Among other things, it will establish benchmarks for geoelectric fields ibnduced inside the Earth by storms from space. This will allow the power grid folks to create new engineering standards, determine vulnerability, and decide what the thresholds for action are.

For more info--go to the USGS website at http://www.usgs.gov and read the factsheet titled "Monitoring the Earth's dynamic magnetic field." There is also a raft of other information there.

Too wonky for Monday? Probably. But if I can stand it, you can.

Friday, October 30, 2015

I believe in jinxes--what about you?

Do you think those "old wives" knew a thing or two? Research done by Queendom, a research company, looked at 14,958 people's beliefs in the paranormal.

People are superstitious!

STEP ON A CRACK. Will doing this really result in injury to your mother? Thirty-nine percent of Jews and 25% of women avoid cracks. Twenty-five percent of young people also step over cracks, while by age 40, this is 19%.

BLACK CATS. Asians tend to be the most leery at 34%, Caucasians the least at 25%. More women than men shy away from these felines.

NUMBER 13. Strongest among Asians at 33%, lowest among whites and blacks at 26%. More women than men.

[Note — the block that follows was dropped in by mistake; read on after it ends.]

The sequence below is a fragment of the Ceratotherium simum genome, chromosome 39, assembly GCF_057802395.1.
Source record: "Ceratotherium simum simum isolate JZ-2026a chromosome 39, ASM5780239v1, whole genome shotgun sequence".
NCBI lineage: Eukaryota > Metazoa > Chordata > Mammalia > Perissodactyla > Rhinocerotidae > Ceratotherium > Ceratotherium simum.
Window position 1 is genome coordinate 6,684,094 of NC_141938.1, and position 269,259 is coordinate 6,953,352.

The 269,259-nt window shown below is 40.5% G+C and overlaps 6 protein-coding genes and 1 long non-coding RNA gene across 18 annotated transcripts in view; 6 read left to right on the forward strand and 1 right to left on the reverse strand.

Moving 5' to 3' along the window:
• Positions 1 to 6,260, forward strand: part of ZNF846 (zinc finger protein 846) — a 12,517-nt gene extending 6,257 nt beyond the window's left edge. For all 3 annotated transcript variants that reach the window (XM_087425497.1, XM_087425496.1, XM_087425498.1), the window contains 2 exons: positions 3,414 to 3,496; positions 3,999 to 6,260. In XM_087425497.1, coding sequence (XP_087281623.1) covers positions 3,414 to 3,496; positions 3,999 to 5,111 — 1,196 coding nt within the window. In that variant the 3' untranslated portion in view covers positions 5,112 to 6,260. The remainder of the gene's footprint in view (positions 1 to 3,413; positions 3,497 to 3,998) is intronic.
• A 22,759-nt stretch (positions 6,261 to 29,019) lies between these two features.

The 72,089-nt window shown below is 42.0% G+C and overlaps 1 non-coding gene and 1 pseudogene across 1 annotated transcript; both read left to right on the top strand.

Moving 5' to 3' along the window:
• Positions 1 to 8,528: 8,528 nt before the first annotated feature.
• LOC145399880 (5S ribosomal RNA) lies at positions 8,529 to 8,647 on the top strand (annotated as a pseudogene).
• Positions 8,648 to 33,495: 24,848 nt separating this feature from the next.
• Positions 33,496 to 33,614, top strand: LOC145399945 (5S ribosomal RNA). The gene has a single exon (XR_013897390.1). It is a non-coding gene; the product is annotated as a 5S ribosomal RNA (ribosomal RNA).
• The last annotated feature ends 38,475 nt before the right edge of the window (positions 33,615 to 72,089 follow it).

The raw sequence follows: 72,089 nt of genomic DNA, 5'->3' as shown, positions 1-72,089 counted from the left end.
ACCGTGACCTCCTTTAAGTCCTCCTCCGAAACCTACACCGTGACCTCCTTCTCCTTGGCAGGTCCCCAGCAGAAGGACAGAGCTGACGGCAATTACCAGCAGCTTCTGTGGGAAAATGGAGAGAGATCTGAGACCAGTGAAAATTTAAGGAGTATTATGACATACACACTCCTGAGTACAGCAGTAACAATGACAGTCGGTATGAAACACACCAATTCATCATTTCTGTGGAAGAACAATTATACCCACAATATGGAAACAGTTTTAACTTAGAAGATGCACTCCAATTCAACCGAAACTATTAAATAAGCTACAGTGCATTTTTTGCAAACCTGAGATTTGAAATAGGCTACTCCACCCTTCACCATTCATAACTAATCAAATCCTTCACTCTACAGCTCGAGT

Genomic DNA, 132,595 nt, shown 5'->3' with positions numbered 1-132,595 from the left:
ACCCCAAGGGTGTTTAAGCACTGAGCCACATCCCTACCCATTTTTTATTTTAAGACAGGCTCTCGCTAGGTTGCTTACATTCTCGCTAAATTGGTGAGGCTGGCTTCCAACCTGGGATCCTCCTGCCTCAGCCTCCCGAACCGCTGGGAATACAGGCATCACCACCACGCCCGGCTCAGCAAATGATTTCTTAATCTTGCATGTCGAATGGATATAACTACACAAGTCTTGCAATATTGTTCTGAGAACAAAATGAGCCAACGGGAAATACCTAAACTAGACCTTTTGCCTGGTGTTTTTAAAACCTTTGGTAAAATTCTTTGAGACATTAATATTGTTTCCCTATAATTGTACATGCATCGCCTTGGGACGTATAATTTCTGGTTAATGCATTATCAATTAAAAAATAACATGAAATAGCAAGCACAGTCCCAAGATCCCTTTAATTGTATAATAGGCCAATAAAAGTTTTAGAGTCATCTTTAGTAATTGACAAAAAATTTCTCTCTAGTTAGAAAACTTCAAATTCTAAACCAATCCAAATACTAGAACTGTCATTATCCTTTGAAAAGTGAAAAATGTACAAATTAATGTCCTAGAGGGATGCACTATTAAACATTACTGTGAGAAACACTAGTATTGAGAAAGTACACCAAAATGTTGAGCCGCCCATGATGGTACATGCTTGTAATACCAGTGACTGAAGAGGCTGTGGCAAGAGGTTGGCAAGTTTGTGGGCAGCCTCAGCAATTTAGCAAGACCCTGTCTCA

OPENING AN UMBRELLA INDOORS. Strongest among Native Ams at 37%, lowest among Asians at 23%. Twice as many women as men.

SPILLED SALT. Native Ams most likely to counter it with a pinch over the right shoulder. Lowest among Asians. More women than men.

BROKEN MIRROR. Bad luck to a third surveyed. Jews and Native Ams highest at 36%, Middle Easterners lowest at 25%.

JINXES. Half of those surveyed avoid discussing a future event. Highest among Native Ams at 61%, lowest among Asians at 54%. Women over men.

Looks like women buy into a lot of this more than men.

To me  this is an interesting seasoning to life--not rational maybe, but entertaining--and shared. Hope typing about it doesn't jinx me. Or that last sentence.

Thursday, October 29, 2015

Learn French in a week? Mais no

Just kidding--I don't know any French. But remember back at CareerBuilder, where some staffers were trying weeklong enrichment or change of routine exercises, well, one guy did a week of French lessons.

His name is Greg Miller and he had tried before to learn from French from YouTube before he and his wife went to Paris--this was another stab. The company had also offered free Rosetta Stone, so he went for it. Bust.

Then he tried an app call Duolingo, recommended by an Uber driver. It was supportive--telling him 20 mins a day was insanely generous and he would be fluent in no time.

In no time, the app said he was 8% fluent and offered to post this milestone on Linked In for him.

But, despite the overeager app, he felt his time was being wasted.

Could be learning a language takes real work. Quel irritating.

Wednesday, October 28, 2015

Wow--smart sixth grader

Not Mira--another lunch eater.
Frida Garza, Nextgov, Oct 26, 2015, writes about a New York 11-year-old who is selling secure passwords for $2 each.